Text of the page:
Fri
Jul 17 2009
09:30 pm

Walter Cronkite was the calm center for the best group of television journalists ever assembled. He was professional and serious, but also an avuncular presence daily on the nation's airwaves. We grieved with him when JFK was killed, and shared his joy at the moon landing. He loved his family, sailing, the space program, and the craft of broadcast news. He worried about all sorts of infringements on good journalism. His optimism about American democracy and the value of news in assisting that democracy will be his legacy.

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redmondkr's picture

The passing of this most

The passing of this most trusted man in America is so sad. He had a long and fruitful life.


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Russ's picture

Cronkite and the Battle of the Bulge

During World War II, Walter Cronkite was a print/wire service reporter for United Press. In December 2004, sixty years after the Battle of the Bulge, he recounted his experiences as a reporter stationed on the front lines of that epic battle, smack in the middle of it. His piece on NPR recounting those chaotic days remains one of the most compelling things I have ever heard on the radio.

~Russ

Factchecker's picture

R.I.P., Uncle Walter

Well said, all. We've lost so much. I'm glad he lived a long and full life and saw his country turn the corner from the Bush disaster to President Obama.

P.S. I remember hearing that report in 2004, Russ. I remember exactly where I was then. It was a driveway moment when I couldn't leave the car, even though it was not home but at Parkwest hospital while I was dropping of a *ahem* "sample." Yeah, I know--thanks for the imagery.

tennesseevaluesauthority's picture

He Knew the Words

To me, Walter Cronkite was all about the words. The man did his research and could tell the story in a way that should still make modern television journalists (or all journalists, really) jealous. He was trusted because he knew that the best way to tell the story to Americans (and the world) was to simply tell it and not worry if he was hitting the "right demographic markets" or worrying if he was sounding "too educated."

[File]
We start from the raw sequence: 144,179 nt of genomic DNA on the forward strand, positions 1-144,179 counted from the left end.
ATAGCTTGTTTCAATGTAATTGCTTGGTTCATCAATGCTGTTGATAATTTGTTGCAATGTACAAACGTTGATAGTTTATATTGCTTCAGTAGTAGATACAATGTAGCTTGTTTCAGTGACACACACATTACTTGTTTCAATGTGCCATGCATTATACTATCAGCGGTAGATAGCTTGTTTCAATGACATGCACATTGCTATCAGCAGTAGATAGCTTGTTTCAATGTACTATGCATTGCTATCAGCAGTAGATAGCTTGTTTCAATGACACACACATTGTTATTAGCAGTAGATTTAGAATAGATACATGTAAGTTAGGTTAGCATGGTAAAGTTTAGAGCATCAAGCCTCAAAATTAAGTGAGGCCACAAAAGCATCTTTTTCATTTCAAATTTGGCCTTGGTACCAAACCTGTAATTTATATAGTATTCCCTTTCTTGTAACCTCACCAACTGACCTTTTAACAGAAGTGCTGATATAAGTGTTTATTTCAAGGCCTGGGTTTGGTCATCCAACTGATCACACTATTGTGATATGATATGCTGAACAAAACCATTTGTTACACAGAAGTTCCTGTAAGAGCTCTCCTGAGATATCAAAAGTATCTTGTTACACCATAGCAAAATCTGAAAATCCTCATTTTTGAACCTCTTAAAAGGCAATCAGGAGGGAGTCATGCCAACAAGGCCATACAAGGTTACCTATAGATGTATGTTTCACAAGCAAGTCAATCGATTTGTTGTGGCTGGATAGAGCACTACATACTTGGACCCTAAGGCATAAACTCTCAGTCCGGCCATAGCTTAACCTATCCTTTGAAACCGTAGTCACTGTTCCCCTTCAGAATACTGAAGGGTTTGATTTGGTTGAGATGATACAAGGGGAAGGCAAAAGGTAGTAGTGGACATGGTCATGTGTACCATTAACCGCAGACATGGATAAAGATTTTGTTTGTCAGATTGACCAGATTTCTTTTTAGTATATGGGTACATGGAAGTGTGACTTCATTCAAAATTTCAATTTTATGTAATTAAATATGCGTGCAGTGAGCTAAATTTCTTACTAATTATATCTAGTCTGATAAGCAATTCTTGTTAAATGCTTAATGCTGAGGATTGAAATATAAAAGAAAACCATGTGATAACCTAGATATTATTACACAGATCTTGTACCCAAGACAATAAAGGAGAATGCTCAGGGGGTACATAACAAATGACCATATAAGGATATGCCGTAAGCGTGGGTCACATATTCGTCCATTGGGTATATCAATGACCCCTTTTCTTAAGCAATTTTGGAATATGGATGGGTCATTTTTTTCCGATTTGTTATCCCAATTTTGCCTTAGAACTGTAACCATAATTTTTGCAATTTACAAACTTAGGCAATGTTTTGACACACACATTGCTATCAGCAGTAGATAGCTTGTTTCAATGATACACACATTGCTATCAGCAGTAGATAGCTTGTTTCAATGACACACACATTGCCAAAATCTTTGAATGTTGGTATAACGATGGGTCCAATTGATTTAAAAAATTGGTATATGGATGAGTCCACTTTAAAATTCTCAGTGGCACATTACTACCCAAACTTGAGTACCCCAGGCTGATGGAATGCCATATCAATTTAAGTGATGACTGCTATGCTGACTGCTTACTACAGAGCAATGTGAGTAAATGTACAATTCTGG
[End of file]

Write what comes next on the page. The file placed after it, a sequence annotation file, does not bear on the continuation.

I miss him and Frank Reynolds.

JWB's picture

When they tried to put wind

When they tried to put wind power generators within sight of his house he opposed them, as did some of the Kennedys and some other bigwigs. He apologetically acknowledged the contradiction (hypocrisy?), but said that nevertheless he liked things like he liked them. That was the real Walt.

What he had going for him was that the majority of viewers during his tenure were unsophisticated if not ignorant and his bias veiled. Today, when looking at old footage of his news shows, his liberal prejudice is transparent...the old hack. Not that there is anything wrong with that--as long as you don't try to make him into something else.

Oh yeah, and Walt eventually, after retirement, acknowledged his liberalism and his efforts to cover it up.

In fact though, his reporting in the early part of the Vietnam conflict was very statist and was a major source/cause of the general public supporting the war until the Americans were in it not just up to their necks but over their heads. (Not that they did not deserve what they got in the end, fleeing the country like the flim-flam artists and war criminals they were. If there had been proper war crimes trials, old Walt would have been right up there on the dock with Bobby McNamara and company.)

The fond memories of Walt say less about Walt than those who hold these memories.

There are no heros.

KC's picture

was a major source/cause of

was a major source/cause of the general public supporting the war until the Americans were in it not just up to their necks but over their heads. (Not that they did not deserve what they got in the end, fleeing the country like the flim-flam artists and war criminals they were. If there had been proper war crimes trials, old Walt would have been right up there on the dock with Bobby McNamara and company.)

Your over-reaching generalizations and accusations do a disservice to those who lived during those times and dealt with those issues.

Just twenty years after a war that possibly could have been avoided had not so many world leaders been so unwilling to confront the dangers and horrors of a Nazi Germany, it's true many made many wrong decisions, for the right reasons during the Cold War.